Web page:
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  1. #1
    keannu's Avatar
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    Default increasing children's self-esteem

    I can't understand the underlined. Does it mean even underachievers can be relieved just to know their skill level? Is it because understanding your skill level comes before its being high or low according to his argument?

    st214
    ex)Educational psychologist Dian Horgan raises the interesting point that a better understanding of one's skill level is not necessarily the result of greater skill. Instead, the causation can run in the other direction: Realistically understanding your skill level might help you improve by enabling you to adjust your expectations, properly gauge feedback, identify your strengths and weaknesses, and so on. If you are overconfident in your ability, you may also be less motivated to improve it. After all, you "know" that you are already good, so you don't need to practice more. "These considerations should give pause to supporters of increasing children's self-esteem as a comfort for educational underachievement."
    Last edited by keannu; 09-Apr-2012 at 07:05.

  2. #2
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    Default Re: increasing children's self-esteem

    The underlined sentence means that Dian Horgan's ideas should raise doubts in the mind of those who support the idea of jncreasing children's self-esteem in order to give some comfort for low achievement at school.
    Please do not edit your question after it has received a response. Such editing can make the response hard for others to understand.


  3. #3
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    Default Re: increasing children's self-esteem

    Thanks, so as I said, is it because his argument is that understanding your level is more important than your actual skill? So even low-level achievers can be relieved with knowing their level?

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    Default Re: increasing children's self-esteem

    Quote Originally Posted by keannu View Post
    Thanks, so as I said, is it because his argument is that understanding your level is more important than your actual skill? So even low-level achievers can be relieved with knowing their level?
    No. Low achievers should not be encouraged to think that they are good, because this may remove their motivation to attempt to improve.
    Please do not edit your question after it has received a response. Such editing can make the response hard for others to understand.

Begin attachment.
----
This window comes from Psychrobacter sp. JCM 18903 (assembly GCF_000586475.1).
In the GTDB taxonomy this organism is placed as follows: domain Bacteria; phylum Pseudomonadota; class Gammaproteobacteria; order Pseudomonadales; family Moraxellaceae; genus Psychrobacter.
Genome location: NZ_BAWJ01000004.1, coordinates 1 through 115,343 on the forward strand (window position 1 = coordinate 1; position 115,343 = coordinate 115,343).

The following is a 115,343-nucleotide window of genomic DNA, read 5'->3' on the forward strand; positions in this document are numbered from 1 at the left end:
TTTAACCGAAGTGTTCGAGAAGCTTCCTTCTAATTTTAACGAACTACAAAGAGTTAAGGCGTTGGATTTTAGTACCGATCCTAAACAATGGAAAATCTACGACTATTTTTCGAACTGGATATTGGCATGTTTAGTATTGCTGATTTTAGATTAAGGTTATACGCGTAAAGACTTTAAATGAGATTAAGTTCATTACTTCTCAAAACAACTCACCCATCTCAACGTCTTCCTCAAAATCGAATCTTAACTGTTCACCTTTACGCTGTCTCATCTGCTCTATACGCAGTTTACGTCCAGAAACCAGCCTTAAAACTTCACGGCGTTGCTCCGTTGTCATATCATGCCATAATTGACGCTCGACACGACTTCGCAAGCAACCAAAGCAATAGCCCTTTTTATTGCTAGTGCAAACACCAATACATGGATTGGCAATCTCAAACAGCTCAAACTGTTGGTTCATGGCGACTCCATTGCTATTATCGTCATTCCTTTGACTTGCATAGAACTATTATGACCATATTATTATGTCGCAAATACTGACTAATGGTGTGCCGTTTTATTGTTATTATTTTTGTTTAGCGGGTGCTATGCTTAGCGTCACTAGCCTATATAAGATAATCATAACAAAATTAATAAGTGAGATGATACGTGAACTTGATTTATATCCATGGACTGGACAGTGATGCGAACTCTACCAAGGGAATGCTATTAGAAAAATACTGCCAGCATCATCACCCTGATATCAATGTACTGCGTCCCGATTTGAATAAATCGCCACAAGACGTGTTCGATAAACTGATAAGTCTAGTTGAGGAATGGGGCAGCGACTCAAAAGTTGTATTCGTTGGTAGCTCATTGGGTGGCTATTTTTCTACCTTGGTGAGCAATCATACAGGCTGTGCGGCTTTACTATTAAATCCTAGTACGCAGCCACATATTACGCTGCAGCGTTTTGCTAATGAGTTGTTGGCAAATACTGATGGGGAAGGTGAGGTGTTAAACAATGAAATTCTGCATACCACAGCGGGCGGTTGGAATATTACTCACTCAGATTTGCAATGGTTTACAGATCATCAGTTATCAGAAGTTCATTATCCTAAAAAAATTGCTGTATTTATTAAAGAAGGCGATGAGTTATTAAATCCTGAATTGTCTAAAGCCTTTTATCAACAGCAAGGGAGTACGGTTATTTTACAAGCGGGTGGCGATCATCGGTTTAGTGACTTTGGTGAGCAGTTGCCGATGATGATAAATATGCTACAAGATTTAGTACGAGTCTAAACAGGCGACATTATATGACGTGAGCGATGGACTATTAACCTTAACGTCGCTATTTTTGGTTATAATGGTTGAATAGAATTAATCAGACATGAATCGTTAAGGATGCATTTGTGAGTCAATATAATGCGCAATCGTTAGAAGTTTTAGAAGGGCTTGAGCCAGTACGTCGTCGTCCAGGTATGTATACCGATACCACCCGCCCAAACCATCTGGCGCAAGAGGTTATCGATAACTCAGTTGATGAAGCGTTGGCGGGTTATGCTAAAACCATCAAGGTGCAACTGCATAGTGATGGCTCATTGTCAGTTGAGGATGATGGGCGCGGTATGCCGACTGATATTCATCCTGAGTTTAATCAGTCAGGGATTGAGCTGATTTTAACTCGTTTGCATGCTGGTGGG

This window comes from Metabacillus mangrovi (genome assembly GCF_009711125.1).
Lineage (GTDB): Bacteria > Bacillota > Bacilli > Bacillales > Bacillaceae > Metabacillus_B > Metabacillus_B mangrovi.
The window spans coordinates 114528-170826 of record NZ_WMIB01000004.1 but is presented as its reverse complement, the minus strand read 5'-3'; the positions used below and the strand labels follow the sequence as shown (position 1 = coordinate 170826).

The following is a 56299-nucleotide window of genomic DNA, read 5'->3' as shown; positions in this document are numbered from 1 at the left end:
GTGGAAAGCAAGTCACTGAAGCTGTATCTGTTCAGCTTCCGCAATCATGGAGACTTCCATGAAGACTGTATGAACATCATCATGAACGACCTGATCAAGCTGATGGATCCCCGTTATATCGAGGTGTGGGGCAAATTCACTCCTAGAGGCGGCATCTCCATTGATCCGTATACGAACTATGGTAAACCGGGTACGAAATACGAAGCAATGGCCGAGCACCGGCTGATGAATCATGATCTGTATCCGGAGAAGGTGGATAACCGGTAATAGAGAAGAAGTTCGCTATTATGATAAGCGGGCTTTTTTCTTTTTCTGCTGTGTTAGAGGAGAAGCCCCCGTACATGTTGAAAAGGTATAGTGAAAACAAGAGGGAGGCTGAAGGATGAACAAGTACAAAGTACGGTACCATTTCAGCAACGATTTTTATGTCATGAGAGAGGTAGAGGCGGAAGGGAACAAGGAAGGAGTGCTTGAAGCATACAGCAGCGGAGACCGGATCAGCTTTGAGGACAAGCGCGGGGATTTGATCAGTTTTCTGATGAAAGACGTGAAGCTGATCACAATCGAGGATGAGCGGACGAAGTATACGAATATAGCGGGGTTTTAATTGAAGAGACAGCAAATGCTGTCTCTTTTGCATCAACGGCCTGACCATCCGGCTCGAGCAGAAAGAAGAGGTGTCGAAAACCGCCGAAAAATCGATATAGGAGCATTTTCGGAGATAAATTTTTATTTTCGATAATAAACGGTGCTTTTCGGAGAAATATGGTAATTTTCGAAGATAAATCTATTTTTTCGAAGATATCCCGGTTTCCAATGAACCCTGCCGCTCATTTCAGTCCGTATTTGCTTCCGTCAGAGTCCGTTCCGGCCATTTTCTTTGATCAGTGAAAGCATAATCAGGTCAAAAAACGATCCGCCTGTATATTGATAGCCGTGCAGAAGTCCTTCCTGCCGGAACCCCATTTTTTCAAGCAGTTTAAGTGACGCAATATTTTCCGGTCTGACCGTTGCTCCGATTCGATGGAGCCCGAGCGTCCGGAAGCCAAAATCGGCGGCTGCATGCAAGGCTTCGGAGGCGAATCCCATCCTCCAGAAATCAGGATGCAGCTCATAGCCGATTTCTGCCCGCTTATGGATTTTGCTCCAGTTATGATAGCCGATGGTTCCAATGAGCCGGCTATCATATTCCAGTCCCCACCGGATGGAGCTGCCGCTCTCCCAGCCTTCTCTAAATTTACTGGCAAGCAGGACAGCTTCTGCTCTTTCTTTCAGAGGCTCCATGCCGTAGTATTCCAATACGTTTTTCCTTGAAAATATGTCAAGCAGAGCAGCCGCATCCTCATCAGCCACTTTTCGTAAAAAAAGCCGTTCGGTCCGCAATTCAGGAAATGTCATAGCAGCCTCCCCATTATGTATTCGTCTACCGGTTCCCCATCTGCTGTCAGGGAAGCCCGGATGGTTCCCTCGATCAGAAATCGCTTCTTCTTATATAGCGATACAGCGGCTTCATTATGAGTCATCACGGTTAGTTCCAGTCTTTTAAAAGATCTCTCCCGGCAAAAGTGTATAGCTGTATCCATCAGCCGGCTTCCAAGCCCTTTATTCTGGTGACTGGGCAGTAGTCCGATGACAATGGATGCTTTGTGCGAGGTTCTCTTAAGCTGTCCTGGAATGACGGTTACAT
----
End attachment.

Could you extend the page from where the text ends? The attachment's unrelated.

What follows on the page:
5. #5
    SoothingDave is offline VIP Member
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    Default Re: increasing children's self-esteem

    Quote Originally Posted by keannu View Post
    Thanks, so as I said, is it because his argument is that understanding your level is more important than your actual skill? So even low-level achievers can be relieved with knowing their level?
    There is a completely misguided school of thought common in schools of education that believes that children do well when they have high self-esteem.

    So they think teachers should try to boost student's self-esteem regardless of the student's performance.

    They fail to understand that self-esteem comes from achievement, not the other way around.

  6. #6
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    Default Re: increasing children's self-esteem

    This ludicrous attitude has been borne out in British schools for a few years, with competition practically being banned. Many schools abandoned sports competitions because, by definition, if there is a winner, then there must be a loser. It was deemed by some namby-pamby liberal wishy-washies, that causing a child to believe (s)he is a loser, (s)he will suffer some dreadful emotional trauma. What they failed to realise is that if you don't teach kids at a young age that they can't win at everything, they are going to wonder what on earth is going on the first time they apply for a job and receive a rejection letter.

  7. #7
    SoothingDave is offline VIP Member
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    Default Re: increasing children's self-esteem

    "Everyone gets a trophy" is a shorthand for this attitude.

    Or holding soccer games but not "keeping score." Like the children involved do not know how to count.

  8. #8
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    Default Re: increasing children's self-esteem

    Okay, but there is a difference between holding some events in an 'everyone-gets-a-trophy' manner, to make those few events more comfortable, and saying all children's activities should take place in this way. I don't see a problem with the philosophy, provided it isn't blindly and universally implemented, which I don't think it really is.

    Teachers who actually evaluate children (and who aren't of the old-fashioned ilk that confuse the classroom with a gladiator's arena) know that their job is to encourage progress by giving some sort of appreciation with every step taken.

    Only foolish adults lay it on thick; on the other hand, imagining every evaluated task is a mock O-level where the hard knocks score must be written in red is unnecessary.

  9. #9
    keannu's Avatar
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    Default Re: increasing children's self-esteem

    Thanks a lot for your great analysis, and just one last question, I won't ask you any more. What does this mean?
    "the result of greater skill" doesn't come to my mind easily because if you have a greter skill, then you may already understand your level. What did the author try to say about "greater skill"?

    "a better understanding of one's skill level is not necessarily the result of greater skill."

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